Healthcare providers from across five UC facilities were able to smooth out wide-ranging variation in CT radiation dose simply by meeting to communicate about scanning protocols and share dose data, according to Nicole Wilson of the University of California, San Francisco. The project was badly needed: At least one UC site had a median CT dose that was nearly twice as high as the site with the lowest dose.
"One of our goals has been to standardize CT dose across all of the UC medical centers," Wilson said. "And we found that just by providing dose audit feedback and sharing best practices, doses were reduced."
Wilson and colleagues in 2014 gathered a group of radiologists, physicists, and technologists from five UC medical centers: Davis, Irvine, Los Angeles, San Diego, and San Francisco. Together, the group reviewed detailed CT radiation dose summary reports from the facilities and brainstormed techniques to lower and standardize doses.
The researchers collected radiation dose metrics for more than 58,000 consecutive CT scans of the head, chest, and abdomen across all five medical centers before and after the meeting. They measured radiation for CT head exams using CT dose index volume (CTDIvol, expressed in mGy) because the scans were single-phase; they measured radiation for chest and abdominal exams using effective dose (mSv) because most body scans are multiple-phase.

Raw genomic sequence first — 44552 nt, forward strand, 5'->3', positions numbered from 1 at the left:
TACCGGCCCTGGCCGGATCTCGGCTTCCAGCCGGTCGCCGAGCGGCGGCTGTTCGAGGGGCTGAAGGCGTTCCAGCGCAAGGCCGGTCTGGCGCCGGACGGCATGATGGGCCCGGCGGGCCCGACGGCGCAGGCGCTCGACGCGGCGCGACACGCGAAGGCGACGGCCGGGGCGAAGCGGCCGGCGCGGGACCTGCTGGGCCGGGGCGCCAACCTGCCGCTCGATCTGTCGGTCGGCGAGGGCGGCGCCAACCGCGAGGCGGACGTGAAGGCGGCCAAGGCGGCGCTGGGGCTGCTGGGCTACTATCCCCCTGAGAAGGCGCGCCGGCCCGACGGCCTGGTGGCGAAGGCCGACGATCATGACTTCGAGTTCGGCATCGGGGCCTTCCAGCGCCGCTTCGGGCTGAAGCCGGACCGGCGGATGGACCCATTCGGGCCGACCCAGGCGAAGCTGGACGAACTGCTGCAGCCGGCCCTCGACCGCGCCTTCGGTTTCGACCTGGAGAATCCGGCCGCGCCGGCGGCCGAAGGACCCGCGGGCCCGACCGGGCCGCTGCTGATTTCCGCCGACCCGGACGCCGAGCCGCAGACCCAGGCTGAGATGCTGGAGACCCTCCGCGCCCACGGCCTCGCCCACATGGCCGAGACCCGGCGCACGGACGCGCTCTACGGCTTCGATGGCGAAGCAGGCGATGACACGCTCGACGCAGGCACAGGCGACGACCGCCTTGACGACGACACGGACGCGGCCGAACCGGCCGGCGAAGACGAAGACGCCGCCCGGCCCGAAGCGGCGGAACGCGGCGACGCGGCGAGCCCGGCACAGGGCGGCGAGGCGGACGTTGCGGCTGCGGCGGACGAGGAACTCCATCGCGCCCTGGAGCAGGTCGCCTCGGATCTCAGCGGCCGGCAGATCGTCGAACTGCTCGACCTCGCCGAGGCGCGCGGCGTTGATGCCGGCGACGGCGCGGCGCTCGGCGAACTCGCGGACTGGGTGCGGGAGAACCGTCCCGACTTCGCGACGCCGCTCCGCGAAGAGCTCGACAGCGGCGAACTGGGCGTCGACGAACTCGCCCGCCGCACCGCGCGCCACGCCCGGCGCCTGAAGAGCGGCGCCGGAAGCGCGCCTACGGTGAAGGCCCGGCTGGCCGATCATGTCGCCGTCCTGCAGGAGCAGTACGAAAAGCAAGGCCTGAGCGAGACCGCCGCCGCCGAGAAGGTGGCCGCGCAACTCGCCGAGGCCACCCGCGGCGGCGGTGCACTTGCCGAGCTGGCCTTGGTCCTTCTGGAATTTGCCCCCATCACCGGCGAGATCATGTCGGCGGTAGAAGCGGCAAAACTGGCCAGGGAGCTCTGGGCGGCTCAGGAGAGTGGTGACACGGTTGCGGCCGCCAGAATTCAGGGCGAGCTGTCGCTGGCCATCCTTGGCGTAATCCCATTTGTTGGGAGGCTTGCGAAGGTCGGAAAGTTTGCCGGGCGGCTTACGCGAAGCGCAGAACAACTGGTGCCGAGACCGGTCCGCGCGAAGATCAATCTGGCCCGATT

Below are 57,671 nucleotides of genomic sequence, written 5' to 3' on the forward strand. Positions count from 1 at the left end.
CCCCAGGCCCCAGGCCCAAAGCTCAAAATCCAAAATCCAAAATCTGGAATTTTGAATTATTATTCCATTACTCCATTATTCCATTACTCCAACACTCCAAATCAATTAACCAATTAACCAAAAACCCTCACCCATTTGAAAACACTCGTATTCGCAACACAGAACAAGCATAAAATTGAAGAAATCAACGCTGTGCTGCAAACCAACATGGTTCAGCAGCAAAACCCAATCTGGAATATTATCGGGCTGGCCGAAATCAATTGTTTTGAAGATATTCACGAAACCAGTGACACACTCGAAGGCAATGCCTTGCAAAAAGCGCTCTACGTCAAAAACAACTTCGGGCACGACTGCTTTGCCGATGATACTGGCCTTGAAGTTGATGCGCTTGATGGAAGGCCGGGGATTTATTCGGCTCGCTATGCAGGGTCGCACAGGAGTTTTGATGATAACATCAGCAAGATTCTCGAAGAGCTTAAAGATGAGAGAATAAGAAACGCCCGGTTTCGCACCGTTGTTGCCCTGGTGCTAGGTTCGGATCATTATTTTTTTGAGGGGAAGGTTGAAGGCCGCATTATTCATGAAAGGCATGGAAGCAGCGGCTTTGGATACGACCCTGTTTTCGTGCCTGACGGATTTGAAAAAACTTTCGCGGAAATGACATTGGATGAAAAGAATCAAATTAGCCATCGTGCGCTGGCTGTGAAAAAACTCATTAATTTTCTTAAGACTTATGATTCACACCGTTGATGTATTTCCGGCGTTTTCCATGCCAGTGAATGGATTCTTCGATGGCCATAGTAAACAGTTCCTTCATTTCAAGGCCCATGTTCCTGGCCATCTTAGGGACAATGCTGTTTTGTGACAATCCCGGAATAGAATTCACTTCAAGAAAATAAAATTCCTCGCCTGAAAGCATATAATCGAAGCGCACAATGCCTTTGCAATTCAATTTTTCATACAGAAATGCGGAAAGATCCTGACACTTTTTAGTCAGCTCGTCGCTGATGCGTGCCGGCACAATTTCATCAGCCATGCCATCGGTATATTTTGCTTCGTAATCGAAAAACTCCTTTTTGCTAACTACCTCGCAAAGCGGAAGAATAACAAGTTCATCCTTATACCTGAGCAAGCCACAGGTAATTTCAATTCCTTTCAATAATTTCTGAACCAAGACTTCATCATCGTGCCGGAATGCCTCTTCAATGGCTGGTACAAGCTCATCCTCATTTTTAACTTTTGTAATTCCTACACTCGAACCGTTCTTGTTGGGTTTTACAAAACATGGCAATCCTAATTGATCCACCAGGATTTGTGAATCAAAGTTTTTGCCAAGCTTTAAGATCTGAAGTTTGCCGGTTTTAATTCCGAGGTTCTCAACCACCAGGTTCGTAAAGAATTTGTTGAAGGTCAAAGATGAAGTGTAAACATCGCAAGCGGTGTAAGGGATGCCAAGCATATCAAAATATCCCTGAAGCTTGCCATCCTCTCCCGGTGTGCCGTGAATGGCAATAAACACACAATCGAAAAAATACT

The medical centers were numbered 1 through 5, and Wilson presented study results using these numbers rather than the names of the facilities.
Before the meeting to discuss dose, median head CT dose was 44 mGy, 62 mGy, 33 mGy, 59 mGy, and 53 mGy, for centers 1 through 5, respectively.
"The highest site had a 90% higher median dose than the lowest," Wilson said.
Chest and abdominal median effective doses are shown in the tables below.
|Median CT radiation dose across UC sites, preintervention
For chest CT, the highest-dose site had a 180% higher median dose than the lowest; for the abdomen, the highest-dose site had a 90% higher median dose than the lowest, Wilson said.
After the meeting -- also known as "the intervention" -- the median effective dose decreased across all five sites by 25% overall for both chest and abdominal exams, the researchers found.
|Median CT radiation dose across UC sites, postintervention
||Reduction from preintervention
||Reduction from preintervention
As for head CT exams, only UC 2 demonstrated a meaningful dose reduction after the meeting (from 62 mGy to 55 mGy, an 11% reduction).
Sharing is caring
Radiologists were more than willing to come together and share dose data, Wilson said. And something this simple had dramatic results.
"The group was enthusiastic," she said. "Radiologists found the dose feedback and sharing of best practices helpful, and they enjoyed developing concrete dose reduction strategies as a team."
Wilson's team plans to continue this work through a project called the Partnership for DOSE Collaboration, which includes 27 adult and pediatric hospitals and is funded by the Patient-Centered Outcomes Research Institute (PCORI) and the U.S. National Institutes of Health (NIH).
"We look forward to continuing to explore the barriers and facilitators to dose optimization," she said.
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